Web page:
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Home > Begonian > Volume 71 (March/April 2004)

Watering, Not a Simple Chore
by Morris Mueller

Watering is not a glamorous topic to write or read about. Yet this topic is most essential to growing and upon consideration is not as simple as dumping water on a plant. Without thinking consciously about it, I realized how complex watering really is for me. There are a lot of considerations that go into watering each and every plant.

Is it spring, summer, fall or winter? The season has much to do with how often to water. And the season is influenced by day-length, temperature, humidity and wind. The longer the day the more the plant transpires water. This is true also for higher temperatures and windy conditions. The more sunlight the plant receives outside the more frequently it needs water. The lower the humidity and again more water. This is true also for higher temperatures and windy conditions. The lower the humidity and again more water.

The potting media and pot type also determine watering. Well draining soils, which begonias like need more frequent watering than do heavier general use potting mixes. Clay, wood, and other types of porous pots need more frequent watering than do plants in plastic pots. Pot size also helps to determine when to water; the larger the pot most often the less water it will need, but there are other considerations addressed later in this article.

Where the plant is placed also must be considered. Inside, outside-location has a lot to do with watering. Inside on a light cart plants on the lowest level need less water than those on the upper shelves. Inside plants need less water usually than those outside in all seasons except winter. Enclosed terrarium plants, of course, need less water than plants grown in pots or the ground. Also plants grouped close together need less frequent watering than those isolated, because groups of plants increase the humidity around them. Some more unusual considerations also go into how, when, and how much to water a given plant. Plants with less foliage require less water than those with many leaves. A plant that is not too healthy requires less water than one that is growing vigorously. And certainly one that is either semidormant (tuberous, semi-tuberous) or completely so needs only minimal water. A plant with thin leaves will require more water than one with thicker leaves although this may not always be true. The type of plant and where it originated (or its parents if a hybrid) determines how it is watered. For example, B. peltata has low water needswhile Southeast Asian species have high water needs. Plants that are pot-bound will dry out more quickly than those that still have room to grow actively, thus potbound plants need more frequent watering. One way to help determine the potbound (and any needing water) is if a small bit of water sits on top of the soil and doesn't soak in immediately. That pot needs more water than one where the water soaks in immediately.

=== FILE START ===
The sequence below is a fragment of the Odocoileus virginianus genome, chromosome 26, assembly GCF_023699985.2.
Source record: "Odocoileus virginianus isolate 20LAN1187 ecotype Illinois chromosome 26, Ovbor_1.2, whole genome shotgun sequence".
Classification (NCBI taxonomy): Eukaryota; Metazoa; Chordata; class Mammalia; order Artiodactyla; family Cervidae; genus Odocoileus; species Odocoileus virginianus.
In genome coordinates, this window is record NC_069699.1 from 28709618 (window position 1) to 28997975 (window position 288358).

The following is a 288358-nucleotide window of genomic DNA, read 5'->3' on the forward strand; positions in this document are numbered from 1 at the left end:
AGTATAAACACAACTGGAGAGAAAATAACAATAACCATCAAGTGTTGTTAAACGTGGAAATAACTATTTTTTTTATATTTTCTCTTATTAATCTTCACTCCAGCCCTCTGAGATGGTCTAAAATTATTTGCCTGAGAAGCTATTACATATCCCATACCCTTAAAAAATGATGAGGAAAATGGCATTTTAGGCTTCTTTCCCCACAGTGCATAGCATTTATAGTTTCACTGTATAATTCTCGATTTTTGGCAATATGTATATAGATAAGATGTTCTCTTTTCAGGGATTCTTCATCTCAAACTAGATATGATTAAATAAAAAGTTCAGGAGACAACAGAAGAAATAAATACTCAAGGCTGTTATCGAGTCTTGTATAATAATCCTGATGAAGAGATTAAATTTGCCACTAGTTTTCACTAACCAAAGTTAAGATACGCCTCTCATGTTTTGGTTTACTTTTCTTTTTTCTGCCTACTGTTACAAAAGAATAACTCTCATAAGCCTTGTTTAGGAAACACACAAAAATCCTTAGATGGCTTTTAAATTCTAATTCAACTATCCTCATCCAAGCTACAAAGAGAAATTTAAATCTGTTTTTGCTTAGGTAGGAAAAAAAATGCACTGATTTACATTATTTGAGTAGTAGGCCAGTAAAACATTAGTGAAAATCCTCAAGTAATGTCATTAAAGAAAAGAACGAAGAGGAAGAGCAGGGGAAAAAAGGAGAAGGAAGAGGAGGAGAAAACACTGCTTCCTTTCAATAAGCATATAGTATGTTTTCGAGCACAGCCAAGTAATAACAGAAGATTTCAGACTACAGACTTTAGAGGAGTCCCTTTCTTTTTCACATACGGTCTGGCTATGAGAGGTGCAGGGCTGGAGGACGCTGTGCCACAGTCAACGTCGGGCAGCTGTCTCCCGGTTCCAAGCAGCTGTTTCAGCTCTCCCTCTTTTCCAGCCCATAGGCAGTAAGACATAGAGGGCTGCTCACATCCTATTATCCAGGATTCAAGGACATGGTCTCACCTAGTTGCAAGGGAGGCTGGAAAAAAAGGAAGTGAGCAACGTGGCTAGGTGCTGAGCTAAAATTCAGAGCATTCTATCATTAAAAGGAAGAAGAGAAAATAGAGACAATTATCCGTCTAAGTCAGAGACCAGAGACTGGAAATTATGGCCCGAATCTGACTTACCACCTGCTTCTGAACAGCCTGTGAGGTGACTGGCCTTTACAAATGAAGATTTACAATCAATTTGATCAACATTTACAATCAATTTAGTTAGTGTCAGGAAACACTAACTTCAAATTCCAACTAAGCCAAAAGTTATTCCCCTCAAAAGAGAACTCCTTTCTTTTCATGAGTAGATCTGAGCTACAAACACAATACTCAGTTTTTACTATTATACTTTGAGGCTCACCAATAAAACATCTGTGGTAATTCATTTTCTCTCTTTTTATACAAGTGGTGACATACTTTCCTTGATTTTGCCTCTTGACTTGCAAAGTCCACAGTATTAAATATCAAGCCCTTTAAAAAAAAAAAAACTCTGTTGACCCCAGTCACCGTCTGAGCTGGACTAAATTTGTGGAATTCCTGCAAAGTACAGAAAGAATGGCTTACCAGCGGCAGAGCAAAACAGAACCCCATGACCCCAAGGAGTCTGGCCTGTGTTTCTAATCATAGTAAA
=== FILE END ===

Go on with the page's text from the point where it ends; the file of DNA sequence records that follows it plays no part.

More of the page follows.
Color of soil can also help determine water needs: dark means soil is moist, light means it is dry or drier. A heavy pot needs less water than a lighter pot of the same size. The best test of all is a finger pushed down into the soil which will indicate if a pot needs water or not. Obviously a plant that appears wilted needs water; however there are two other ways to tell if water is needed. Some plants have foliage that turns glossy showing they need water. Also with some plants when you touch the leaves they are soft and not rigid , again indicating the need for water.

One last point, if a particular plant dries out between waterings, put it in a saucer only slighter larger than the pot. The water the saucer retains will most likely not rot the roots and will give you an extra day or two between waterings.

Maybe there is nothing in this article you didn't already know, but have you ever consciously tried to put it all together?

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